How the culture translates into communication and get-togethers

Norwegians have a reputation for their straightforward communication style.

When you engage in conversation with them, you'll likely notice that they're not big fans of surface-level chit-chat (talks about the weather will rarely get you more than a short one-sentence reply).

Instead, they gravitate towards deep discussions.

For example, one of my first roommates in western Norway would give me a short "Mhm" comment when I tried to start up a conversation about the fact that it had been raining for 20 days straight but was more than willing to sit down and discuss the upsides to Norway's prison system or the country's "oil fund" for hours at a time.

READ MORE: The best tips to help you settle in Norway

Also, Norwegians place a high value on authenticity in interactions. They prefer quality over quantity when it comes to their social connections. This means that when they do open up and engage in a conversation, it's likely to be a more meaningful exchange.

So, while Norwegians might seem like they're a bit reserved or slow to open up, especially when dealing with strangers or new acquaintances, don't give up – it might be that you just haven't found a common topic of interest that captures their imagination.

Don't mistake the apparent reserve as a reflection of unfriendliness - as with most worthwhile things in life, putting in the time tends to pay off.


Once you break the ice…

While it might take a little time to break through the initial layers of reserve among some Norwegians, it's usually worth the effort.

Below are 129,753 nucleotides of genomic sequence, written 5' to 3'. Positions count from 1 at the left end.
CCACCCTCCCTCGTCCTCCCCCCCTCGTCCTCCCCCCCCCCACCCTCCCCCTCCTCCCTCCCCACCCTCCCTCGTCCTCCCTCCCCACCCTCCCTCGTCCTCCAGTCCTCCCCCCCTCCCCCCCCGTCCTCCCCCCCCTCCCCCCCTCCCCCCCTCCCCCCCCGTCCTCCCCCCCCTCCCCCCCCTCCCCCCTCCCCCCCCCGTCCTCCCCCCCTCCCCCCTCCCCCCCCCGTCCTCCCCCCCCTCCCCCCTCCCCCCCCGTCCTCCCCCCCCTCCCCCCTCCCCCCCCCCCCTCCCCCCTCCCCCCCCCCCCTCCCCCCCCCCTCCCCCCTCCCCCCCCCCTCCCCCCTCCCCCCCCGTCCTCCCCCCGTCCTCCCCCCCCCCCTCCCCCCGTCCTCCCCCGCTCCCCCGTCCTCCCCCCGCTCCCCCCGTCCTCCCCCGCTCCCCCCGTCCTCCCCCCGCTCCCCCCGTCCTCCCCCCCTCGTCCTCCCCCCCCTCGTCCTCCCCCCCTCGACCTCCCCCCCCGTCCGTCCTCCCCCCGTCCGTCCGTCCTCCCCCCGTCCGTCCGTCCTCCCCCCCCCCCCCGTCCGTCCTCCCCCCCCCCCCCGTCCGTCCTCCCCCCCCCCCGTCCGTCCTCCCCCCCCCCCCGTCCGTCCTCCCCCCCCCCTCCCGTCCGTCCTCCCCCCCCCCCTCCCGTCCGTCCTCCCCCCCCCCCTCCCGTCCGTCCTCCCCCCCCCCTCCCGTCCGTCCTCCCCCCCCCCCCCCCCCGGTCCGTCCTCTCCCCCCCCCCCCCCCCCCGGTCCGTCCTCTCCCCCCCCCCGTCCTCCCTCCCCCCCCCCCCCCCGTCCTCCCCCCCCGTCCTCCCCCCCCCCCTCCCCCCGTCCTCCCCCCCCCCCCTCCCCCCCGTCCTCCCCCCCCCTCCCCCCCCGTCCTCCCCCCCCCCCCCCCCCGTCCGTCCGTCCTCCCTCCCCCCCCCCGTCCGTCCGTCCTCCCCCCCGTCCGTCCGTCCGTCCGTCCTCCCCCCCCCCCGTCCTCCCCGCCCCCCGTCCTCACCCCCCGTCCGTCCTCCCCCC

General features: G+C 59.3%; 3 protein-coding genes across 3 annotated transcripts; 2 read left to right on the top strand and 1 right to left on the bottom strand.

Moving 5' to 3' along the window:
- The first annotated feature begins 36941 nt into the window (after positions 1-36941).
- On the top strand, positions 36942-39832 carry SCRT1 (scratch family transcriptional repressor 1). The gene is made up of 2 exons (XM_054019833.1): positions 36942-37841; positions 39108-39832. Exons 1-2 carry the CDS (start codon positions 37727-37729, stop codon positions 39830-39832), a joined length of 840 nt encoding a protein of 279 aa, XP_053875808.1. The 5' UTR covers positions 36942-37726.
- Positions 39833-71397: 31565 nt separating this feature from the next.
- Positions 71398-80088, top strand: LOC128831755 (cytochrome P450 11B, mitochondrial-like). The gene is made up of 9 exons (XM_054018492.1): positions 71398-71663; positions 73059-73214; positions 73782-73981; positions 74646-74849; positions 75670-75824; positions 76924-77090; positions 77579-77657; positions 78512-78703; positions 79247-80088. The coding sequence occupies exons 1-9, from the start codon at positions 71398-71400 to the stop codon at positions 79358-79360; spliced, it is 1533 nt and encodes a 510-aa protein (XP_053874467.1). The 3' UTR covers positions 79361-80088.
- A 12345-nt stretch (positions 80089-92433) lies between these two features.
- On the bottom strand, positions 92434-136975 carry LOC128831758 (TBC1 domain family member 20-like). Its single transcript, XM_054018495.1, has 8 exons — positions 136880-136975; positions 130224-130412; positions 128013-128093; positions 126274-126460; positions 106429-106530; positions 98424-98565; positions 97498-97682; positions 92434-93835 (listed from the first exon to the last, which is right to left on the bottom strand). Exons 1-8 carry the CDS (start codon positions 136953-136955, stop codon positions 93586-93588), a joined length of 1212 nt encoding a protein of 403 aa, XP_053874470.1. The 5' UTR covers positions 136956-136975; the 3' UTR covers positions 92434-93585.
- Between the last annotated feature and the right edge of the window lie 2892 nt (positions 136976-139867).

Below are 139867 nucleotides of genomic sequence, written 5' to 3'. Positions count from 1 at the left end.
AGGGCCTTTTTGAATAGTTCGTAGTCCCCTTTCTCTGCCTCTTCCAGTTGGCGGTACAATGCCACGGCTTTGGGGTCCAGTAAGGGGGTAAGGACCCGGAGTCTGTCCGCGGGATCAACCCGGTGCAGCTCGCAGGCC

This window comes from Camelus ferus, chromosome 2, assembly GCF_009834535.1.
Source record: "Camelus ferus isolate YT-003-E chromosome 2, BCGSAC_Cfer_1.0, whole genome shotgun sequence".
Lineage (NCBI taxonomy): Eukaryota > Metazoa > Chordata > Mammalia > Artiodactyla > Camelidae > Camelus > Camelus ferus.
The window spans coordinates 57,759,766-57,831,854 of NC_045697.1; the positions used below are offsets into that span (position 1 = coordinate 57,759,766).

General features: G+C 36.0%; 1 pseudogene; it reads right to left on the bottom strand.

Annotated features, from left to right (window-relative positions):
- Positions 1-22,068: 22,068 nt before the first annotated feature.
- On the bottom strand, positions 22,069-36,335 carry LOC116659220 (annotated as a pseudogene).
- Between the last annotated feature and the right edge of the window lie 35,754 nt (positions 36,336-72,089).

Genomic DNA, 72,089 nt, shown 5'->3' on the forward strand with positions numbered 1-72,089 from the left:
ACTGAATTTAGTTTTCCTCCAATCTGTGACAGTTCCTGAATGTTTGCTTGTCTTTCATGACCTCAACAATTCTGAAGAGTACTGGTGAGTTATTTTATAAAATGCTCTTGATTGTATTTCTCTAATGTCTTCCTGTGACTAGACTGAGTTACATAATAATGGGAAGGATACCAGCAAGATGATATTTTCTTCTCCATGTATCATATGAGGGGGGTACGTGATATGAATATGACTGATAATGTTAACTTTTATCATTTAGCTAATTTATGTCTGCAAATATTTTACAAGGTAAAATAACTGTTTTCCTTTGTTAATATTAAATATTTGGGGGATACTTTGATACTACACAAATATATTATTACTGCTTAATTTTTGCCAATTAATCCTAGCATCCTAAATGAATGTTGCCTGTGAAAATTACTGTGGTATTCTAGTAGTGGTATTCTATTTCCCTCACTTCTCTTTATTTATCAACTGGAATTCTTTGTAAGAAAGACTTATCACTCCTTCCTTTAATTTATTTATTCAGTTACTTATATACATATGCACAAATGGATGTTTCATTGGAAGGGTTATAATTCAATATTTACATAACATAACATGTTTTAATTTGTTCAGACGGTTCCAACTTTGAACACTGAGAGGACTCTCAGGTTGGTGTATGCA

Once you establish a connection, you'll find that Norwegians can be charming, warm, loyal, reliable, and talkative friends who genuinely value the depth of their relationships.

It's a communication style rooted in a preference for meaningful connections rather than a lack of friendliness.

READ MORE: Norwegians are polite – in their own special way: researcher

Note that this also translates into social settings and public spaces, where some Norwegians tend to keep a bit to themselves.

More often than not, it's not because they're unfriendly; it's more about them respecting personal boundaries and valuing privacy.

But here's the twist: when you get an invite to a Norwegian's home or join in on one of their traditional celebrations like Constitution Day (May 17th) or Christmas Eve (the biggest day in the Norwegian Christmas calendar), you'll experience a whole different side of them.

That's when their warm and welcoming hospitality really shines through.

So, while they might seem reserved out and about, behind closed doors, Norwegians are all about making you feel right at home.

Just remember that building relationships with Norwegians often requires a lot of patience and understanding.

At the end of the day, trust and friendship are valued highly in Norwegian society and, once established, tend to be deep and enduring.

Should you succeed in making real friends in Norway, you'll also likely get to share a bounty of wonderful experiences with them - from joint skiing and cabin trips to invitations to Easter and Christmas Eve dinners and get-togethers. These activities will help you further strengthen the bonds you share with your Norwegian friends. 


Join the conversation in our comments section below. Share your own views and experience and if you have a question or suggestion for our journalists then email us at [email protected].
Please keep comments civil, constructive and on topic – and make sure to read our terms of use before getting involved.

Please log in to leave a comment.

See Also